She neither b nor shook, Lancelot and E. 965 

Then b and brake the morning Pelican and E. 157 

Bluaheat Again thou b angerly ; Madeline 45 

Blushing (adj.) On a i mission to me, MaudlxxlW 

Blushing (part. ) Fresh apple-blossom, b for a boon. Tlie Brook 90 

B upon them b, and at once He rose Merlin and V. 741 

Blushing (s) how pretty Her b was, and how she 

blush'd again. Princess Hi 100 

Bluster B the winds and tides the self-same way, D. of F. Women 38 
'tis well that I should b '.— Locksley Hall 63 

And b into stormy sobs and say, Lancelot and E. 1067 

Blustering b I know not what Of insolence and love. Princess v 396 

Sir Kay, the seneschal, would come B upon them, Gareth and L. 514 

Bo&dicea (British Queen) B, standing loftilv charioted, 

(repeat) ' Boddicea 3, 70 

Bo&n (bone) an' 'e got a brown pot an' a b, Village Wife 48 



Boane 



48 



Body 



Boane (bone) when an* wheere to bury his b. Otod Roa 8 

Boanerges Our B with his threats of doom, Sea Dreams 251 

Boar dog, and wolf and & and bear Came Cmn. of Arthur 2Z 

wherewithal deck the Vs head ? Flowers ? nay, 

the h hath rosemaries and bay. Gareth and L. 1073 

Board (table) ' This was cast upon the I, (Enone 79 

cast the golden fruit upon the 6, ,, 226 

I pledge her silent at the h ; Will Water. 25 

cups and silver on the burnish'd I Enoch Arden 742 

There at a i by tome and paper sat, Princess ii 32 

And on the I the fluttering urn : In Mem. xcv 8 

Arrange the h and brim the glass ; ,, cvii 16 

seating Gareth at another h. Sat down Gareth and L. 871 

boil'd the flesh, and spread the h, Marr. of Geraint 391 

knife's haft hard against the b, Geraint and E. 600 

bare her by main violence to the 6, ,, 654 

Along the walls and down the b ; Balin and Balan 84 

A goblet on the h by Balin, ,, 362 

all the light that falls upon the b Holy Grail 249 

"Who spake so low and sadly at our b ; ,, 701 

left me gazing at a barren &, ,, 893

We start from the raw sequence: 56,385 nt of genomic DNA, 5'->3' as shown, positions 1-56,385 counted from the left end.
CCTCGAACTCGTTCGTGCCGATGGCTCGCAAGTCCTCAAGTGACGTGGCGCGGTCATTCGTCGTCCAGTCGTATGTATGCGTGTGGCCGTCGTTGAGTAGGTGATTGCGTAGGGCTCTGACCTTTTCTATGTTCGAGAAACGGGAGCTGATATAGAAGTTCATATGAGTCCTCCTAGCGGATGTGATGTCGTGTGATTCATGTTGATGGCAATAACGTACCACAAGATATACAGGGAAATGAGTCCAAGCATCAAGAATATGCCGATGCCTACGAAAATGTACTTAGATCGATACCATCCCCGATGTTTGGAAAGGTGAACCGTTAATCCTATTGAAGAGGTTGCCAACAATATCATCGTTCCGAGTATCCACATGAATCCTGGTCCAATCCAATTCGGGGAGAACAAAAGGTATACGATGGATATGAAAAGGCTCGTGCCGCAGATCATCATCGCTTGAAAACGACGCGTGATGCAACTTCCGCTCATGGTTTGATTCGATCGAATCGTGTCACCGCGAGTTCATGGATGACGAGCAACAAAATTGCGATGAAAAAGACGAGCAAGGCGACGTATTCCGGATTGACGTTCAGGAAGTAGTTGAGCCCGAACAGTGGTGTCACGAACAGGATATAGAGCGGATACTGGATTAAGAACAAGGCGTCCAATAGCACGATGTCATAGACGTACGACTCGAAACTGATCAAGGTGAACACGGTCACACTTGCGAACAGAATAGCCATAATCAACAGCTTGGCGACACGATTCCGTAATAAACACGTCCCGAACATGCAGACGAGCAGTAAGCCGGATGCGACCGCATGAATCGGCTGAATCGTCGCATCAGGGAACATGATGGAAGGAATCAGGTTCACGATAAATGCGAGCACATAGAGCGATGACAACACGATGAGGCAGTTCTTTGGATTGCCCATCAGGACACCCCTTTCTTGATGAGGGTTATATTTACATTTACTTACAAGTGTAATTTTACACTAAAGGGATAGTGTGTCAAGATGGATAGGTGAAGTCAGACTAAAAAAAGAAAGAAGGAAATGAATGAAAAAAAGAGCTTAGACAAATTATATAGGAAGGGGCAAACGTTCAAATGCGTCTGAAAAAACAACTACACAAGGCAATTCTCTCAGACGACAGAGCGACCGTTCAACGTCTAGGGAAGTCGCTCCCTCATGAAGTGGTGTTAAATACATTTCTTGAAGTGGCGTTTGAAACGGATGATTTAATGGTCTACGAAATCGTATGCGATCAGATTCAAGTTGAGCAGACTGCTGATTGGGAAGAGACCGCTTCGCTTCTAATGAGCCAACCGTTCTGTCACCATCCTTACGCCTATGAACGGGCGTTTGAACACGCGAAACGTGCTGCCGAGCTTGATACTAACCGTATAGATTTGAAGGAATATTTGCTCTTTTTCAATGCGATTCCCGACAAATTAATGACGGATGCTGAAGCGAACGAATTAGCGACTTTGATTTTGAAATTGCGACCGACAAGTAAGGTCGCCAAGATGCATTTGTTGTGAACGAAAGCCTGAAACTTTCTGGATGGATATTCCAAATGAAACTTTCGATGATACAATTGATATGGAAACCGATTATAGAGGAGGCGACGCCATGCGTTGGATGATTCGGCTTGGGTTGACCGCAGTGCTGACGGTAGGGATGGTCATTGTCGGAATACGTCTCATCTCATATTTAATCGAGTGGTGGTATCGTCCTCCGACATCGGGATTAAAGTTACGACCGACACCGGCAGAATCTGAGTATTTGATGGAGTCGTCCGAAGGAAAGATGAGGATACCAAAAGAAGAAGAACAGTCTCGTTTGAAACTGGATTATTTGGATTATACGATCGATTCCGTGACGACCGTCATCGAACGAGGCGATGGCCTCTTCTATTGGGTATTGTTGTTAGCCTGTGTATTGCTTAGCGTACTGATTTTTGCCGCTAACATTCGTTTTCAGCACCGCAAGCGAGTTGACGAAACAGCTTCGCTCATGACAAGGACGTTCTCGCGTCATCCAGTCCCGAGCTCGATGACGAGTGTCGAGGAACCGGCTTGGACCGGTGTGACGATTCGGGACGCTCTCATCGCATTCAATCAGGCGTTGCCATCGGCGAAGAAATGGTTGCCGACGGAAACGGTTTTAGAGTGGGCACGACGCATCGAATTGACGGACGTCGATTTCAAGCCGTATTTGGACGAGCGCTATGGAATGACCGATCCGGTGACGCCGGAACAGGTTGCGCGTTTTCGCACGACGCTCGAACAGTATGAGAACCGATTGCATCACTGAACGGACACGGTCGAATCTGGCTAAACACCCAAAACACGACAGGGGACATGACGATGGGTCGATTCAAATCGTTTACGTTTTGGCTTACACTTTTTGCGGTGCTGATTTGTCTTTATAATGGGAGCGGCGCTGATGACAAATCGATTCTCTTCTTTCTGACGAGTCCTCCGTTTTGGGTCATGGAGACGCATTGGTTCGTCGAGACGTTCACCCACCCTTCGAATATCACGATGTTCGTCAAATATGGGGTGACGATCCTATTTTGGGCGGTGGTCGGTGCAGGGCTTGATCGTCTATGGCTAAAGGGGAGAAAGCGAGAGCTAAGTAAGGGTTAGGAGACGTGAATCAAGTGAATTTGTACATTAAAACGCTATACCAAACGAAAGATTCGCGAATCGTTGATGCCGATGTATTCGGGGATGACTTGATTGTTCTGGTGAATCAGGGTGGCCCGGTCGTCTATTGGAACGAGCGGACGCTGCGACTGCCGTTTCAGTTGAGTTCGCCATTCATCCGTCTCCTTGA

Are ye but creatures of the b and bed, Pelle-as and E. 267 

Before the 6, there paused and stood, Lover's Tale iv 307 

Board (ship) he served a year On 6 a merchantman, Enoch Arden 53 

Am I so like her ? so they said on b. The Brook 223 

I leap on 6 : no helmsman steers : Sir Galahad 39 

Board (for a game) That pushes us off from the b, Maud I iv 27 

Board (floor) Pattering over the h's, (repeat) Grandmother 77, 79 

Board (list, register) hastily subscribed, We enter'd on 

the Vs : Prinxxss ii 74 

Boarding B's and rafters and doors— Def. of Lucknmo 67 

Boast (s) To shame the b so often made, Lme thou thy land 71 

And bring her babe, and make her b, In Mem. xl 26 

that ye blew your b in vain ? ' Gareth and L. 1229 

to mar the b Thy brethren of thee make — „ 1242 

Abash'd us both, and brake my b. Balin and Balan 71 

and the b of our ancient blood, F. of Maeldiine 88 

crime, of her eldest-born, her glory, her b, Despair 73 

Boast (verb) you know it — I will not b : Princess iv 353 

the dipt palm of which they b ; The Daisy 26 

and b, ' Behold the man that loved and lost. In Mem'i 14 

heard them b That they would slay you, Geraint and E. 73 

b's his life as purer than thine own ; Balin and Balan 104 

Boasted each of them b he sprang from the 

oldest race V. of Maeldune 4 

Boastful ruled the hour, Tho' seeming b : Aylnier's Field 195 

Boat (See also Pleasure-boat) leaping lightly 

from the 6, Arabian Nights 92 

Down she came and found &b L. of SJialott iv 6 

Francis just alighted from the h, Audley Court 7 

B, island, ruins of a castle, built Edwin Mcrrris 6 

That he sings in his b on the bay ! Break, h-eak, eic. 8 

Anchors of rusty fluke, and b's updrawn ; Enoch Arden 18 

To purchase his own &, and make a home ,, 47 

He purchased his own b, and made a home For Annie, ,, 58 

sell the b — and yet he loved her well — ,, 134 

The horse he drove, the b he sold, ,, 609 

b that bears the hope of life approach ,, 830 

till as when a b Tacks, Princess ii 185 

fc'« and bridges for the use of men. ,, m 47 

The b is drawn upon the shore ; In Mem. cxxi 6 

The market b is on the stream, ,, 13 

There found a little 6, and stept into it ; Merlin and V. 198 

the b Drave with a sudden wind across ,, 200 

He saw two cities in a thousand b's , , 561 

Up the great river in the boatman's b. Lancelot arul E. 1038 

with exceeding swiftness ran the b, If b it were — Holy Orail 514 

or had the 6 Become a living creature ,, 518 

blackening in the sea-foam sway'd a 6, ,, 802 

I burst the chain, I sprang into the h. ,, 807 

And felt the b shock earth, , , 812